In the instant case, the issue of whether or not the dredging contract between the petitioner and NAPOCOR involves an "infrastructure project" as defined in Executive Order No. 380, was already passed upon and resolved by the Court of Appeals in Meralco Industrial Engineering Services Corporation vs. Hon. Romeo F. Zamora and J.C. Lopez, Inc., docketed as CA-G.R. SP No. 30141. Consequently, upon attaining finality, the said decision became the law of the case and constituted a bar to any re-litigation of the same issue in any other proceeding under the principle of res judicata.
Second, the petitioner contends that, assuming arguendo, its dredging contract with NAPOCOR involves an infrastructure project, the P18M, representing the mobilization cost, which was already paid to it by NAPOCOR, does not violate the provisions of Presidential Decree No. 1594 because the said mobilization cost is treated as a "pay item" under the terms of the contract and not as an advance on the total contract price.46 Petitioner asserts that the ". . . contract provided that 15% of the above total [contract] price or P10,125,150.00 was payable after the signing of the contract to be deducted from the mobilization cost which in turn was payable once the actual dredging started."47 According to the petitioner, there is a "rational basis" for classifying the mobilization cost as a "pay item." Petitioner explains:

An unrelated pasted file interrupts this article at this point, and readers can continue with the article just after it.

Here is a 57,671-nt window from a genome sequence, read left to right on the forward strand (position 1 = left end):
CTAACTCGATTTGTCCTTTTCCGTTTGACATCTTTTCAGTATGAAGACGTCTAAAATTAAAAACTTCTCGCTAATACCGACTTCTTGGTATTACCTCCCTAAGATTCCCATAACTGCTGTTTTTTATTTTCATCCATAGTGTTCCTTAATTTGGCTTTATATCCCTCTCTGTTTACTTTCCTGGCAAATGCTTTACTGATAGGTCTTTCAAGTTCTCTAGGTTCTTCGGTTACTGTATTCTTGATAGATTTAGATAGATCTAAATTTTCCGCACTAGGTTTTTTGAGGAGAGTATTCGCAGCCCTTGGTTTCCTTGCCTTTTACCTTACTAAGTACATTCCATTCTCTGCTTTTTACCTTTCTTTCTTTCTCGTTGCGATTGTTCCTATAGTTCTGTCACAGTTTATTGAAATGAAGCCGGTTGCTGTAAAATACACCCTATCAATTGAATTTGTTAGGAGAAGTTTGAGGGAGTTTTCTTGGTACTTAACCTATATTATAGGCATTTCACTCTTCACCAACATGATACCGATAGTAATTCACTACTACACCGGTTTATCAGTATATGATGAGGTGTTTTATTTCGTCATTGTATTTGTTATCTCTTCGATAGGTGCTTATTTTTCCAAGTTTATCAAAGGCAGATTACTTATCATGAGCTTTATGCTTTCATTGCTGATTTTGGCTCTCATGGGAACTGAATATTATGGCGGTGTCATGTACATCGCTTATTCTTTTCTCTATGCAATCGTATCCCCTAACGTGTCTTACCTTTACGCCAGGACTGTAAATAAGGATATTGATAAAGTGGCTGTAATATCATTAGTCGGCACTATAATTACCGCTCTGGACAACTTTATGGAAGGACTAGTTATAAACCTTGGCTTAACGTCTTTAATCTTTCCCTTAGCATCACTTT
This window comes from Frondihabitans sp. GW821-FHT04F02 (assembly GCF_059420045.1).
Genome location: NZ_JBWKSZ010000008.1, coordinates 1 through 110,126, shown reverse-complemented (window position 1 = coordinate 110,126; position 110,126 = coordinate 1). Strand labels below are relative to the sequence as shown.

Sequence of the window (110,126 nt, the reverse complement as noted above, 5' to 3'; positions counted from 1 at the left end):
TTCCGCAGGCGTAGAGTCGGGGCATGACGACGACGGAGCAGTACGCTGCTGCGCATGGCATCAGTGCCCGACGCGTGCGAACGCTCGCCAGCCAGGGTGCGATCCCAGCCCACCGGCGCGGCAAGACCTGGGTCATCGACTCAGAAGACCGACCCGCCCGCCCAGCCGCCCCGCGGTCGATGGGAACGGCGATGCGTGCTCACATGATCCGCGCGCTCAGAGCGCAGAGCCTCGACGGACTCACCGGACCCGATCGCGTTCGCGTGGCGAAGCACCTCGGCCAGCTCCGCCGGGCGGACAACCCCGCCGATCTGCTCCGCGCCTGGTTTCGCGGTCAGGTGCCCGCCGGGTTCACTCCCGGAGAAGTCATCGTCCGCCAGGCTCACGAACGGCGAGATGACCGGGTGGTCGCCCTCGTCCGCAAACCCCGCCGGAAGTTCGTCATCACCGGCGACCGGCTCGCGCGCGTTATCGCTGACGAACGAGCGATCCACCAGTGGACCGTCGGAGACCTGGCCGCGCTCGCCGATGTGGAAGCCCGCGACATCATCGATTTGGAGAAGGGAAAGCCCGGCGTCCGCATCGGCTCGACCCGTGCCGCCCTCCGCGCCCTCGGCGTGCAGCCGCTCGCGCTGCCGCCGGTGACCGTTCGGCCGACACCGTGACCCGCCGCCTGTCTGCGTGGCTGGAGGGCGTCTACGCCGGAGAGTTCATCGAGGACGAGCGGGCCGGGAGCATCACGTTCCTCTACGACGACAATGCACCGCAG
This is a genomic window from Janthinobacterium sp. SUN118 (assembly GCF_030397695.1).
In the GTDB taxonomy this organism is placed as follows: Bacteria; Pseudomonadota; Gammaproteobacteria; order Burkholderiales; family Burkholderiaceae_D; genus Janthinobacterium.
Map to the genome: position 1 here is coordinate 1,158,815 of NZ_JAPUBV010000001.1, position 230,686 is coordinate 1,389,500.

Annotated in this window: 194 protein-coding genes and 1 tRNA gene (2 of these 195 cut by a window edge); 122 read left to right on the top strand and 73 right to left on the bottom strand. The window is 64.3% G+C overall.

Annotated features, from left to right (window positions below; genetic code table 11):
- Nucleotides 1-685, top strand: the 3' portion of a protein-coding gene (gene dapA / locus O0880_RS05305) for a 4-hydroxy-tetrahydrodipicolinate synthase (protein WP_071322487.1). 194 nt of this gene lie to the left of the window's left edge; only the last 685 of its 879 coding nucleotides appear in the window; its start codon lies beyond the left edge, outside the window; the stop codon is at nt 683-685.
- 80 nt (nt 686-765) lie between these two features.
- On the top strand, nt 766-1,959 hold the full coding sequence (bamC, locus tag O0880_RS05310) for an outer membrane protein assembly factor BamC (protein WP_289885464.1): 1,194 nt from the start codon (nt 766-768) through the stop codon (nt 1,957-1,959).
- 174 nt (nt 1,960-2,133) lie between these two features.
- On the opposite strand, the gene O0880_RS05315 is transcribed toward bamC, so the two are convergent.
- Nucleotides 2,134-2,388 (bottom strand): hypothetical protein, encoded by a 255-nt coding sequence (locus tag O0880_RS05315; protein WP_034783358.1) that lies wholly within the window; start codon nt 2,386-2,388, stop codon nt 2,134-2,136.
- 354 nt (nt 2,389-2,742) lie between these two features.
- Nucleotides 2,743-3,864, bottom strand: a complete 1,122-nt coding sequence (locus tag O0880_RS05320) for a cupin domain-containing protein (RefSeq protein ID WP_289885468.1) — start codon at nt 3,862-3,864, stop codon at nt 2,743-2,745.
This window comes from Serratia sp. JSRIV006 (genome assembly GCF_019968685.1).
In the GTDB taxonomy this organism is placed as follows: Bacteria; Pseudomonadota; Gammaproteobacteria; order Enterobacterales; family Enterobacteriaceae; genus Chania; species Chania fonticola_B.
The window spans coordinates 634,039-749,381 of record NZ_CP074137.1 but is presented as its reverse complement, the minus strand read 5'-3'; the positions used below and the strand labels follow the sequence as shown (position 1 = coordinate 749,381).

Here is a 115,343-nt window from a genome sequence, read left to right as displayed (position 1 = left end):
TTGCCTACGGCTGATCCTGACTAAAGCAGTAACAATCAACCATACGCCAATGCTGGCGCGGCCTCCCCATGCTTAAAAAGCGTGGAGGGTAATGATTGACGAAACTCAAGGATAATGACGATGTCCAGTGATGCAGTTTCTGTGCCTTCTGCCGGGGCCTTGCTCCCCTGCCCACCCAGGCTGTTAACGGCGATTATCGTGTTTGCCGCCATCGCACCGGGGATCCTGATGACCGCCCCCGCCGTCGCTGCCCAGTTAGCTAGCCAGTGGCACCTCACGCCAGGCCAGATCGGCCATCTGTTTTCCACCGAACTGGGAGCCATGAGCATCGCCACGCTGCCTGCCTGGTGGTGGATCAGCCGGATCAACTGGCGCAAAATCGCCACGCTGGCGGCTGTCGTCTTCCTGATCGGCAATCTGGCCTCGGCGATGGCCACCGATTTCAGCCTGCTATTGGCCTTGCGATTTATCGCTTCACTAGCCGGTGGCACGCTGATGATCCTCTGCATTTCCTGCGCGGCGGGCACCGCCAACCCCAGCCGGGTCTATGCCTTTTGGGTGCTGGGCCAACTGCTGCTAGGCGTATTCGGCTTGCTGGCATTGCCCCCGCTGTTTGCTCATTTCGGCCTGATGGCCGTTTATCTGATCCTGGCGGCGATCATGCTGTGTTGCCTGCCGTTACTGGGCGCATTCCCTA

Petitioner also submits that if the mobilization cost was considered as an advance on the total contract price rather than a pay item, such determination would be an alteration of a "lawful and valid" agreement between the parties to the contract and would cause "grave injustice" to the petitioner which had already incurred the mobilization cost.